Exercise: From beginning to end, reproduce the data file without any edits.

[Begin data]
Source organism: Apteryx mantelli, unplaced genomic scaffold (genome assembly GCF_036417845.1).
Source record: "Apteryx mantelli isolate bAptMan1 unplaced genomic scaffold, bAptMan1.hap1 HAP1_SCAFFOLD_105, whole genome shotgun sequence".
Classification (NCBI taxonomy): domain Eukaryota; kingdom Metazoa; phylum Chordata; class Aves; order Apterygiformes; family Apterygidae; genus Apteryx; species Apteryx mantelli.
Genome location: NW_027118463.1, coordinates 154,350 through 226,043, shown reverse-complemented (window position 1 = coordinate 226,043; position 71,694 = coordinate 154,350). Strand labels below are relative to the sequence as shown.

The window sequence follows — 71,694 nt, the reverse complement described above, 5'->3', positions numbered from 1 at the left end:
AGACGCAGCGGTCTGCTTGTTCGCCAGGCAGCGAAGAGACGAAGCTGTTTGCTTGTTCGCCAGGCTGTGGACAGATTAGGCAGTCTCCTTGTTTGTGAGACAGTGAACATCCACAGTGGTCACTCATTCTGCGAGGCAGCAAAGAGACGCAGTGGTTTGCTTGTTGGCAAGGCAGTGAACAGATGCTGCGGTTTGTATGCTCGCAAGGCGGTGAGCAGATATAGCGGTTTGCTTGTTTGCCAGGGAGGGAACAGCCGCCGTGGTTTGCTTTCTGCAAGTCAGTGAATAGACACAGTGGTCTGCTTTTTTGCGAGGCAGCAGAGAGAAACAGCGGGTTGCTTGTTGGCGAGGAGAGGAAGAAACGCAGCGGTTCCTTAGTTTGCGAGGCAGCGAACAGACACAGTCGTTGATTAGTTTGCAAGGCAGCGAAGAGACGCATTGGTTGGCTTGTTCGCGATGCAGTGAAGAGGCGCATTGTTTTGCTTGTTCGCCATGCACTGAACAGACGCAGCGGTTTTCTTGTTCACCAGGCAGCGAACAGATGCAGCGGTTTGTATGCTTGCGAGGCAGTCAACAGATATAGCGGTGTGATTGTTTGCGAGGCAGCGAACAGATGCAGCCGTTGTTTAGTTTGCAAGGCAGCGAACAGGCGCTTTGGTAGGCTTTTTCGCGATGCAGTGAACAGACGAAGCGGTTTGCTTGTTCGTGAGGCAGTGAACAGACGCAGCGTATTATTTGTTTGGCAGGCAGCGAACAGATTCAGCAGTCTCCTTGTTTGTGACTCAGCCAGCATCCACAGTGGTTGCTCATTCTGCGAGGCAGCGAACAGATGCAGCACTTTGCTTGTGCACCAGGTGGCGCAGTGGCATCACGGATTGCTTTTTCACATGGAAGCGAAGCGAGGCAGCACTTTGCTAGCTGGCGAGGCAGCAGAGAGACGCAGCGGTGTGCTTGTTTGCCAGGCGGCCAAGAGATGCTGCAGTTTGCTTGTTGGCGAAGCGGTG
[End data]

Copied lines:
Source organism: Apteryx mantelli, unplaced genomic scaffold (genome assembly GCF_036417845.1).
Source record: "Apteryx mantelli isolate bAptMan1 unplaced genomic scaffold, bAptMan1.hap1 HAP1_SCAFFOLD_105, whole genome shotgun sequence".
Classification (NCBI taxonomy): domain Eukaryota; kingdom Metazoa; phylum Chordata; class Aves; order Apterygiformes; family Apterygidae; genus Apteryx; species Apteryx mantelli.
Genome location: NW_027118463.1, coordinates 154,350 through 226,043, shown reverse-complemented (window position 1 = coordinate 226,043; position 71,694 = coordinate 154,350). Strand labels below are relative to the sequence as shown.

The window sequence follows — 71,694 nt, the reverse complement described above, 5'->3', positions numbered from 1 at the left end:
AGACGCAGCGGTCTGCTTGTTCGCCAGGCAGCGAAGAGACGAAGCTGTTTGCTTGTTCGCCAGGCTGTGGACAGATTAGGCAGTCTCCTTGTTTGTGAGACAGTGAACATCCACAGTGGTCACTCATTCTGCGAGGCAGCAAAGAGACGCAGTGGTTTGCTTGTTGGCAAGGCAGTGAACAGATGCTGCGGTTTGTATGCTCGCAAGGCGGTGAGCAGATATAGCGGTTTGCTTGTTTGCCAGGGAGGGAACAGCCGCCGTGGTTTGCTTTCTGCAAGTCAGTGAATAGACACAGTGGTCTGCTTTTTTGCGAGGCAGCAGAGAGAAACAGCGGGTTGCTTGTTGGCGAGGAGAGGAAGAAACGCAGCGGTTCCTTAGTTTGCGAGGCAGCGAACAGACACAGTCGTTGATTAGTTTGCAAGGCAGCGAAGAGACGCATTGGTTGGCTTGTTCGCGATGCAGTGAAGAGGCGCATTGTTTTGCTTGTTCGCCATGCACTGAACAGACGCAGCGGTTTTCTTGTTCACCAGGCAGCGAACAGATGCAGCGGTTTGTATGCTTGCGAGGCAGTCAACAGATATAGCGGTGTGATTGTTTGCGAGGCAGCGAACAGATGCAGCCGTTGTTTAGTTTGCAAGGCAGCGAACAGGCGCTTTGGTAGGCTTTTTCGCGATGCAGTGAACAGACGAAGCGGTTTGCTTGTTCGTGAGGCAGTGAACAGACGCAGCGTATTATTTGTTTGGCAGGCAGCGAACAGATTCAGCAGTCTCCTTGTTTGTGACTCAGCCAGCATCCACAGTGGTTGCTCATTCTGCGAGGCAGCGAACAGATGCAGCACTTTGCTTGTGCACCAGGTGGCGCAGTGGCATCACGGATTGCTTTTTCACATGGAAGCGAAGCGAGGCAGCACTTTGCTAGCTGGCGAGGCAGCAGAGAGACGCAGCGGTGTGCTTGTTTGCCAGGCGGCCAAGAGATGCTGCAGTTTGCTTGTTGGCGAAGCGGTG